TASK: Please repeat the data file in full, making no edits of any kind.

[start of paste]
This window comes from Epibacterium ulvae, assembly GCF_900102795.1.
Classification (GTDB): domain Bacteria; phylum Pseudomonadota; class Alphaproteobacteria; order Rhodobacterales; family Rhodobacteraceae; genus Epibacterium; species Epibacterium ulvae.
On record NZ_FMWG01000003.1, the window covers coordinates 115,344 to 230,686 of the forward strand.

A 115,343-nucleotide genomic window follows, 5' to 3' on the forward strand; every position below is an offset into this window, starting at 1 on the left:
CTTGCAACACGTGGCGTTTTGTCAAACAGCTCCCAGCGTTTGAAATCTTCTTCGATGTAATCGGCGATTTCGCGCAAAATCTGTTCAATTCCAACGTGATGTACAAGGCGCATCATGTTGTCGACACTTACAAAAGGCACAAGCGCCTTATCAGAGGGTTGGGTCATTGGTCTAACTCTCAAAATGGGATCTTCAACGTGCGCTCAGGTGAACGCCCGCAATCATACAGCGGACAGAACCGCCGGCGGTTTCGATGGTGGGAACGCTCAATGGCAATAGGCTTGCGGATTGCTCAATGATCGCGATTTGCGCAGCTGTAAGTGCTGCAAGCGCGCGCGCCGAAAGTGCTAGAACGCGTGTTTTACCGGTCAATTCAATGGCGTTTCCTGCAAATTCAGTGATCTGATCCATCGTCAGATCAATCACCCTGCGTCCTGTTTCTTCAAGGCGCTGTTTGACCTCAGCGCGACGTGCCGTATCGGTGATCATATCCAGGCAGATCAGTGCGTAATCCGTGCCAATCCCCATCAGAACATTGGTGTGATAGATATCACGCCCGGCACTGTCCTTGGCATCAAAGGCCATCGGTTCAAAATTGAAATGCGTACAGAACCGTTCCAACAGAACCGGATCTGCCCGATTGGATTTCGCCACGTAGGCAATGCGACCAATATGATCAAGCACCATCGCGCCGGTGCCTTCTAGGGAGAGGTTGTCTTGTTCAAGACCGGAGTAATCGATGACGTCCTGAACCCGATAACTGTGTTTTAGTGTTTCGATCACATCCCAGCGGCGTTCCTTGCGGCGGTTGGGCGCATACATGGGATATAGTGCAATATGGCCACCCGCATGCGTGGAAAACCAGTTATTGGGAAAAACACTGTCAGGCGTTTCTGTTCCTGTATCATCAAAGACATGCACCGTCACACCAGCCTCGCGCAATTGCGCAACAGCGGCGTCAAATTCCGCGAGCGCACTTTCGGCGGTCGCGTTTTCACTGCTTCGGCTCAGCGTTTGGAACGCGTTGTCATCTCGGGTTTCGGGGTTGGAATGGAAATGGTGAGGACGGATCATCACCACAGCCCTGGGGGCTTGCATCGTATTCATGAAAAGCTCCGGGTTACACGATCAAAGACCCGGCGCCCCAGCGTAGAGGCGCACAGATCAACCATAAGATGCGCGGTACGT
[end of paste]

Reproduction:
This window comes from Epibacterium ulvae, assembly GCF_900102795.1.
Classification (GTDB): domain Bacteria; phylum Pseudomonadota; class Alphaproteobacteria; order Rhodobacterales; family Rhodobacteraceae; genus Epibacterium; species Epibacterium ulvae.
On record NZ_FMWG01000003.1, the window covers coordinates 115,344 to 230,686 of the forward strand.

A 115,343-nucleotide genomic window follows, 5' to 3' on the forward strand; every position below is an offset into this window, starting at 1 on the left:
CTTGCAACACGTGGCGTTTTGTCAAACAGCTCCCAGCGTTTGAAATCTTCTTCGATGTAATCGGCGATTTCGCGCAAAATCTGTTCAATTCCAACGTGATGTACAAGGCGCATCATGTTGTCGACACTTACAAAAGGCACAAGCGCCTTATCAGAGGGTTGGGTCATTGGTCTAACTCTCAAAATGGGATCTTCAACGTGCGCTCAGGTGAACGCCCGCAATCATACAGCGGACAGAACCGCCGGCGGTTTCGATGGTGGGAACGCTCAATGGCAATAGGCTTGCGGATTGCTCAATGATCGCGATTTGCGCAGCTGTAAGTGCTGCAAGCGCGCGCGCCGAAAGTGCTAGAACGCGTGTTTTACCGGTCAATTCAATGGCGTTTCCTGCAAATTCAGTGATCTGATCCATCGTCAGATCAATCACCCTGCGTCCTGTTTCTTCAAGGCGCTGTTTGACCTCAGCGCGACGTGCCGTATCGGTGATCATATCCAGGCAGATCAGTGCGTAATCCGTGCCAATCCCCATCAGAACATTGGTGTGATAGATATCACGCCCGGCACTGTCCTTGGCATCAAAGGCCATCGGTTCAAAATTGAAATGCGTACAGAACCGTTCCAACAGAACCGGATCTGCCCGATTGGATTTCGCCACGTAGGCAATGCGACCAATATGATCAAGCACCATCGCGCCGGTGCCTTCTAGGGAGAGGTTGTCTTGTTCAAGACCGGAGTAATCGATGACGTCCTGAACCCGATAACTGTGTTTTAGTGTTTCGATCACATCCCAGCGGCGTTCCTTGCGGCGGTTGGGCGCATACATGGGATATAGTGCAATATGGCCACCCGCATGCGTGGAAAACCAGTTATTGGGAAAAACACTGTCAGGCGTTTCTGTTCCTGTATCATCAAAGACATGCACCGTCACACCAGCCTCGCGCAATTGCGCAACAGCGGCGTCAAATTCCGCGAGCGCACTTTCGGCGGTCGCGTTTTCACTGCTTCGGCTCAGCGTTTGGAACGCGTTGTCATCTCGGGTTTCGGGGTTGGAATGGAAATGGTGAGGACGGATCATCACCACAGCCCTGGGGGCTTGCATCGTATTCATGAAAAGCTCCGGGTTACACGATCAAAGACCCGGCGCCCCAGCGTAGAGGCGCACAGATCAACCATAAGATGCGCGGTACGT